Children with disabilities find strength
Eagan recreation program offers variety of sporting opportunities
Eleven-year-old Nathan Grater was focused as he approached the lane at Cedarvale Bowling on Sunday evening. He grinned and clapped as the ball struck the pins – a spare.
At a glance, it seems like a typical night at the Eagan bowling alley, but for the handful of children playing that night, it’s much more. It’s a moment to feel included.
Grater and his teammates are part of Eagan Parks and Recreation’s adaptive recreation program, which provides sports for children with disabilities.
The noncompetitive program offers a variety of activities such as bowling, basketball, fishing and yoga and is open to children who have all kinds of disabilities.
“Our goal is to work with youth and help them develop self-esteem, social skills and motor skills while participating in a sports environment,” said Kerry Phillips, Eagan recreation supervisor.
Helping children build these skills is the job of Mark Meinhardt, who has coached adaptive sports for the past four years.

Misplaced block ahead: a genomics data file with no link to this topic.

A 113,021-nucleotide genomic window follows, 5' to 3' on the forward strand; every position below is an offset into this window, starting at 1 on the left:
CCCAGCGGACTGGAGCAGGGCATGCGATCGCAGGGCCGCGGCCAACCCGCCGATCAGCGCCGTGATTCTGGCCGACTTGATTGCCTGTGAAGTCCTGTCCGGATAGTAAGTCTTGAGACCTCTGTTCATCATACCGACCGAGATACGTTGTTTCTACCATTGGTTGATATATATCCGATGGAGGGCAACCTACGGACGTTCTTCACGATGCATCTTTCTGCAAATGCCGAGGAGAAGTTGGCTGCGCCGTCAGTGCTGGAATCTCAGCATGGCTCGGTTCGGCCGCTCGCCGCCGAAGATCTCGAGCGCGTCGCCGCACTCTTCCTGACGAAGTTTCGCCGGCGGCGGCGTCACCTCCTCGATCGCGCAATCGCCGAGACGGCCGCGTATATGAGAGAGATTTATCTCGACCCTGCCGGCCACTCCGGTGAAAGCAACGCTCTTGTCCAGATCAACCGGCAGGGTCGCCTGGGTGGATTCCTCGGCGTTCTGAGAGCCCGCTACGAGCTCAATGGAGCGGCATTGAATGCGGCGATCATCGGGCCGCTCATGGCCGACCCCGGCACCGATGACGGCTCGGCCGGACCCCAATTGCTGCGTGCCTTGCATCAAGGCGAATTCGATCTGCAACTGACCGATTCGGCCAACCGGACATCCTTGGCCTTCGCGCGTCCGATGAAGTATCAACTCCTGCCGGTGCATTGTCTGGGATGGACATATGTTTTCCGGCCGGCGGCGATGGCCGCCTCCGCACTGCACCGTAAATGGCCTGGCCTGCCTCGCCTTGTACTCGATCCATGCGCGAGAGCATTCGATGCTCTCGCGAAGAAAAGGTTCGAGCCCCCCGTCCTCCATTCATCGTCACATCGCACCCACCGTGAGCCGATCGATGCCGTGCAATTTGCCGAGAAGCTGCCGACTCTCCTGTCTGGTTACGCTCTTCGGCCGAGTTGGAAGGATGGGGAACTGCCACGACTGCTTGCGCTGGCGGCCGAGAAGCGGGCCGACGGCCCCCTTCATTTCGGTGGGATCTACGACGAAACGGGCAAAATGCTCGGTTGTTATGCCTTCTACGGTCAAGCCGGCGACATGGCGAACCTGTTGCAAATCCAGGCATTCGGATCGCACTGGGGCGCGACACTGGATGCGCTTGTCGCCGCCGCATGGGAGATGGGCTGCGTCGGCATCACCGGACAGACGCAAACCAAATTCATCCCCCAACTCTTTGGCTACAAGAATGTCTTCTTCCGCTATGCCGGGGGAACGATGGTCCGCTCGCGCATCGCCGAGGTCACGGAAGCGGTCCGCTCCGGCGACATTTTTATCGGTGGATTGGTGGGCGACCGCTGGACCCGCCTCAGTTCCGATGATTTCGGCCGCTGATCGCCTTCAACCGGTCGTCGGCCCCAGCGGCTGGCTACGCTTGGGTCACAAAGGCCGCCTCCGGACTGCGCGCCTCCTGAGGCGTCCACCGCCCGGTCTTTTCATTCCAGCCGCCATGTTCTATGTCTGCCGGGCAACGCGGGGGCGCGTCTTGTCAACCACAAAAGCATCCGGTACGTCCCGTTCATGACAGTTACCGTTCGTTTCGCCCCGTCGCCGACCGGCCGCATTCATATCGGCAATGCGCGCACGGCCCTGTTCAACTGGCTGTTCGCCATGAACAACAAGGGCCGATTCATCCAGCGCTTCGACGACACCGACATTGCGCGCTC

“It’s a lot of fun working with these kids,” he said. “They will surprise you.”
About 25 to 30 children participate in the program each summer, which has dropped slightly as older children age out of the program. Phillips said she hopes more families will join as the city works to raise awareness.
The program has been a positive experience for Nathan, who has autism.
Over the past four years he has played adaptive bowling, basketball and soccer through Eagan Parks and Recreation.
“He likes to be able to get out and do things with other kids who are at his pace,” his mother, Debbi, said.
Eagan’s adaptive sports are a mainstay for 9-year-old Ben Wilmes, who has Down syndrome.
Wilmes is a member of the bowling team and for the past three years has played on Eagan’s adaptive basketball and T-ball teams.
His mother, DeAnn, said she has noticed the program has helped Wilmes build social skills and self-esteem.
“He often wants to be independent and go out to do things with others,” she said. “This allows him to do that.”
Though she likes the programs currently offered, DeAnn said she hopes the city will add dance and gymnastics to its programming.
For more information on Eagan’s adaptive recreation programs visit http://www.ci.eagan.mn.us/live/article.aspx?id=40280 or call (651) 675-5500.